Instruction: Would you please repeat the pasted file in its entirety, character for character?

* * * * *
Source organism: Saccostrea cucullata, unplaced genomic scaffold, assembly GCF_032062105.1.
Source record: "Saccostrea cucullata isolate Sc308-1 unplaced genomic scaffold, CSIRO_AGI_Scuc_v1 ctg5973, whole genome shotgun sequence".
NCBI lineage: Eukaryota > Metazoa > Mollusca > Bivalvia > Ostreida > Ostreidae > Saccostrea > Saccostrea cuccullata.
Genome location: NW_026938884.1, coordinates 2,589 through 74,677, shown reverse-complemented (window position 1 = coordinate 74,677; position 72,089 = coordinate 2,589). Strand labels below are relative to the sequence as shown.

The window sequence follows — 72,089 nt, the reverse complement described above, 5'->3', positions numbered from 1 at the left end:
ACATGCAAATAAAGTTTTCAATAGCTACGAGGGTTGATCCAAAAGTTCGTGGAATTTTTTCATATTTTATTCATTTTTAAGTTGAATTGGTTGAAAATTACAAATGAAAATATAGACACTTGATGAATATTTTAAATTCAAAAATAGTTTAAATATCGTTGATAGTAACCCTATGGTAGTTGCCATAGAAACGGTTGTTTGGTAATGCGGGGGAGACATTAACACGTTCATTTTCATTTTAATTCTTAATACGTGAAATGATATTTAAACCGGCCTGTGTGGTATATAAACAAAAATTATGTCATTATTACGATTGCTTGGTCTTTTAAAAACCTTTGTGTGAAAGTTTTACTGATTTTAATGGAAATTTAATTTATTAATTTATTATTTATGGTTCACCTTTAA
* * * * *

Source organism: Saccostrea cucullata, unplaced genomic scaffold, assembly GCF_032062105.1.
Source record: "Saccostrea cucullata isolate Sc308-1 unplaced genomic scaffold, CSIRO_AGI_Scuc_v1 ctg5973, whole genome shotgun sequence".
NCBI lineage: Eukaryota > Metazoa > Mollusca > Bivalvia > Ostreida > Ostreidae > Saccostrea > Saccostrea cuccullata.
Genome location: NW_026938884.1, coordinates 2,589 through 74,677, shown reverse-complemented (window position 1 = coordinate 74,677; position 72,089 = coordinate 2,589). Strand labels below are relative to the sequence as shown.

The window sequence follows — 72,089 nt, the reverse complement described above, 5'->3', positions numbered from 1 at the left end:
ACATGCAAATAAAGTTTTCAATAGCTACGAGGGTTGATCCAAAAGTTCGTGGAATTTTTTCATATTTTATTCATTTTTAAGTTGAATTGGTTGAAAATTACAAATGAAAATATAGACACTTGATGAATATTTTAAATTCAAAAATAGTTTAAATATCGTTGATAGTAACCCTATGGTAGTTGCCATAGAAACGGTTGTTTGGTAATGCGGGGGAGACATTAACACGTTCATTTTCATTTTAATTCTTAATACGTGAAATGATATTTAAACCGGCCTGTGTGGTATATAAACAAAAATTATGTCATTATTACGATTGCTTGGTCTTTTAAAAACCTTTGTGTGAAAGTTTTACTGATTTTAATGGAAATTTAATTTATTAATTTATTATTTATGGTTCACCTTTAA